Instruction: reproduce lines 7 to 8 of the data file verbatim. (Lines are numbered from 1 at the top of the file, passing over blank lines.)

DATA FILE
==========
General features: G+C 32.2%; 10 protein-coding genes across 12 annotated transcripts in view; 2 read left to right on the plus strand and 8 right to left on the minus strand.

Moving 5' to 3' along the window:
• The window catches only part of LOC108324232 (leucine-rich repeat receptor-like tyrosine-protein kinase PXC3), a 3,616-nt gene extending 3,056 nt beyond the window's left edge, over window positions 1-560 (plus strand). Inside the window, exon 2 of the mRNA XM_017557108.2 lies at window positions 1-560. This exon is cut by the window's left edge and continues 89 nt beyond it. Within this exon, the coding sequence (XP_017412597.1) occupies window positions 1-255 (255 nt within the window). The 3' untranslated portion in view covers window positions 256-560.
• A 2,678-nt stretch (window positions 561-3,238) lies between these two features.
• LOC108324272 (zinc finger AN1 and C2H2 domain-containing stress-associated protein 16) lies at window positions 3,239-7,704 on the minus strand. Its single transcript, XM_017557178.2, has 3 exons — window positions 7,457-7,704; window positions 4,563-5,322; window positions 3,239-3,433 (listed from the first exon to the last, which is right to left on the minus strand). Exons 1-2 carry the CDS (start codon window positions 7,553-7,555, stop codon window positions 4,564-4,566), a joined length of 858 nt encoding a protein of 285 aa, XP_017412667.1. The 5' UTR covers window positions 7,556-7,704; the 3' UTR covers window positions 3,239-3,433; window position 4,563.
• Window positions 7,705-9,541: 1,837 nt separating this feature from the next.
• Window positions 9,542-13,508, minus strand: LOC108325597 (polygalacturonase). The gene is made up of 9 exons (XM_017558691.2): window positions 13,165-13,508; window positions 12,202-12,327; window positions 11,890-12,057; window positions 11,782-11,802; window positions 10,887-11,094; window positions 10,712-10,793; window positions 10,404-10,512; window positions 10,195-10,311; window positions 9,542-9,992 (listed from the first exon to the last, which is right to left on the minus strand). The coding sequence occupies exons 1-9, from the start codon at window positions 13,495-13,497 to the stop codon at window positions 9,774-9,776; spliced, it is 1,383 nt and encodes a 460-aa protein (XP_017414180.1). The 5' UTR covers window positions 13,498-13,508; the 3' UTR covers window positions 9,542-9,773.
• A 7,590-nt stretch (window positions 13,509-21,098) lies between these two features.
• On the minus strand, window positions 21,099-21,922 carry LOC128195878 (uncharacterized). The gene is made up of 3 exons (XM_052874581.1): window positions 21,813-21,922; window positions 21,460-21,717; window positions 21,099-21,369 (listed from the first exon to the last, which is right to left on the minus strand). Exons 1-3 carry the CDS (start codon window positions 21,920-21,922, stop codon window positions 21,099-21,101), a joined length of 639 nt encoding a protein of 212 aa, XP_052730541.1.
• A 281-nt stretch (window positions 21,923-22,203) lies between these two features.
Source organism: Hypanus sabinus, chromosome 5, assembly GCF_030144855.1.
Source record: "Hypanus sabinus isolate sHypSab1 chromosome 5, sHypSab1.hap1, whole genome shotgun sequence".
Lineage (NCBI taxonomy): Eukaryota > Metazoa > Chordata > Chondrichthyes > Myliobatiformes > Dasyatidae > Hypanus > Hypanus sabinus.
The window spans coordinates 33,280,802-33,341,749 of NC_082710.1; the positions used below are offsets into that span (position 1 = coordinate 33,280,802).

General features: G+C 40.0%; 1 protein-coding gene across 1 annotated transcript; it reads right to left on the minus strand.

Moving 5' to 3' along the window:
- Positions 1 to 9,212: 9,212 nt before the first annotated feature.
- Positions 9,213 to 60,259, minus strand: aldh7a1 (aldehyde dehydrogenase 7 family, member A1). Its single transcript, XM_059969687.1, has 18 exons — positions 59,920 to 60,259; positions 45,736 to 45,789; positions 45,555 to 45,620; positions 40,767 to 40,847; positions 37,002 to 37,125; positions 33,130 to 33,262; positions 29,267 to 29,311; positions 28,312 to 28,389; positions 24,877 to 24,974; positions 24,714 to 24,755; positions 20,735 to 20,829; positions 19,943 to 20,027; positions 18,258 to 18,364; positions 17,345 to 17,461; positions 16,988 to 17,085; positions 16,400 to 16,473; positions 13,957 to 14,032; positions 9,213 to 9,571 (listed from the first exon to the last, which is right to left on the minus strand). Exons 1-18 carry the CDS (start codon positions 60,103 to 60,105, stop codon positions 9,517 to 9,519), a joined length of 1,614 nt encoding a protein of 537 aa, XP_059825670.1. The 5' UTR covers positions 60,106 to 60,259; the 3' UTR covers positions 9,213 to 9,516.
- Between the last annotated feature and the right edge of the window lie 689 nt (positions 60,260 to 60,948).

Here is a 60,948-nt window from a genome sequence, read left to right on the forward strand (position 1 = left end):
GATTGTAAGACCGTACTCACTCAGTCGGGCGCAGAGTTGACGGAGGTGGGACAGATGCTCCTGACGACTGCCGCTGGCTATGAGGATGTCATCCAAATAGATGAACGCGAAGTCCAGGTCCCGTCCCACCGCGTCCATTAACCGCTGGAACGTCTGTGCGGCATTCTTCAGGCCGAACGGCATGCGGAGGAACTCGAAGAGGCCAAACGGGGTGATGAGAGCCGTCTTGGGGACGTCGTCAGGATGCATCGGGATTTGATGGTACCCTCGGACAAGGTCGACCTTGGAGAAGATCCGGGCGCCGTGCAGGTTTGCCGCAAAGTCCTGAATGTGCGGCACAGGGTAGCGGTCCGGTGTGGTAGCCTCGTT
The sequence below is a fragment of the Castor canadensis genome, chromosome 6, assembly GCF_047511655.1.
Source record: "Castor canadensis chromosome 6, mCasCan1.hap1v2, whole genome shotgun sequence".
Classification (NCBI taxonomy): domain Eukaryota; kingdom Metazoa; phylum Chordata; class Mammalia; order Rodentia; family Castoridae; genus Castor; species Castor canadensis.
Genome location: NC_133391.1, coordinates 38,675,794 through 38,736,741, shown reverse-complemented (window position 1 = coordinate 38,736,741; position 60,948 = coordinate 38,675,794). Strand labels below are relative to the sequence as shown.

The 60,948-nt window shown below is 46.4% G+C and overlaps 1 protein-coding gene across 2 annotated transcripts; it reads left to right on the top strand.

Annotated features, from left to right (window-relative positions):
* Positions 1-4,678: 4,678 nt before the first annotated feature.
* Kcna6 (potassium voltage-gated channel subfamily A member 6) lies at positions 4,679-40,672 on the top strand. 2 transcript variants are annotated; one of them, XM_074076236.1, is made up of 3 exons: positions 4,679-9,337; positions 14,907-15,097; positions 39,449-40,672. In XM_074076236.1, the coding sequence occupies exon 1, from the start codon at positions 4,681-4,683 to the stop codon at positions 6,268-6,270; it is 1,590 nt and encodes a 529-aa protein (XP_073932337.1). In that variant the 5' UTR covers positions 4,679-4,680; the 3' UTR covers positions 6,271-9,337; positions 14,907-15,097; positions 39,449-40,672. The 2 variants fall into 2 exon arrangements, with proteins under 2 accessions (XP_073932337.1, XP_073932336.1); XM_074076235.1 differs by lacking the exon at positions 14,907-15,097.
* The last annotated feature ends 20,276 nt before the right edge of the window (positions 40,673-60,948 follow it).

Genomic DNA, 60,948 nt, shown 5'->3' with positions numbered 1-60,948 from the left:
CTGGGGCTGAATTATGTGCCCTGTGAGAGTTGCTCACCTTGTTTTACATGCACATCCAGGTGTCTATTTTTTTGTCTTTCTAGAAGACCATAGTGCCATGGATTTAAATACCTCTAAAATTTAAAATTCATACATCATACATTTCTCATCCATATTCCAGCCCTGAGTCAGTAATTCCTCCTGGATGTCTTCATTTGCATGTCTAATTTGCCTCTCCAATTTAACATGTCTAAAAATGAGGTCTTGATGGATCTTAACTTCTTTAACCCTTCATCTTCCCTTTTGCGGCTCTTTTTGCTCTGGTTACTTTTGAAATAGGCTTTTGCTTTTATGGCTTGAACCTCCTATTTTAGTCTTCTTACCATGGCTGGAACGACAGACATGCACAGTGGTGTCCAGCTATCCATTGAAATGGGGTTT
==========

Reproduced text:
• Window positions 9,542-13,508, minus strand: LOC108325597 (polygalacturonase). The gene is made up of 9 exons (XM_017558691.2): window positions 13,165-13,508; window positions 12,202-12,327; window positions 11,890-12,057; window positions 11,782-11,802; window positions 10,887-11,094; window positions 10,712-10,793; window positions 10,404-10,512; window positions 10,195-10,311; window positions 9,542-9,992 (listed from the first exon to the last, which is right to left on the minus strand). The coding sequence occupies exons 1-9, from the start codon at window positions 13,495-13,497 to the stop codon at window positions 9,774-9,776; spliced, it is 1,383 nt and encodes a 460-aa protein (XP_017414180.1). The 5' UTR covers window positions 13,498-13,508; the 3' UTR covers window positions 9,542-9,773.
• A 7,590-nt stretch (window positions 13,509-21,098) lies between these two features.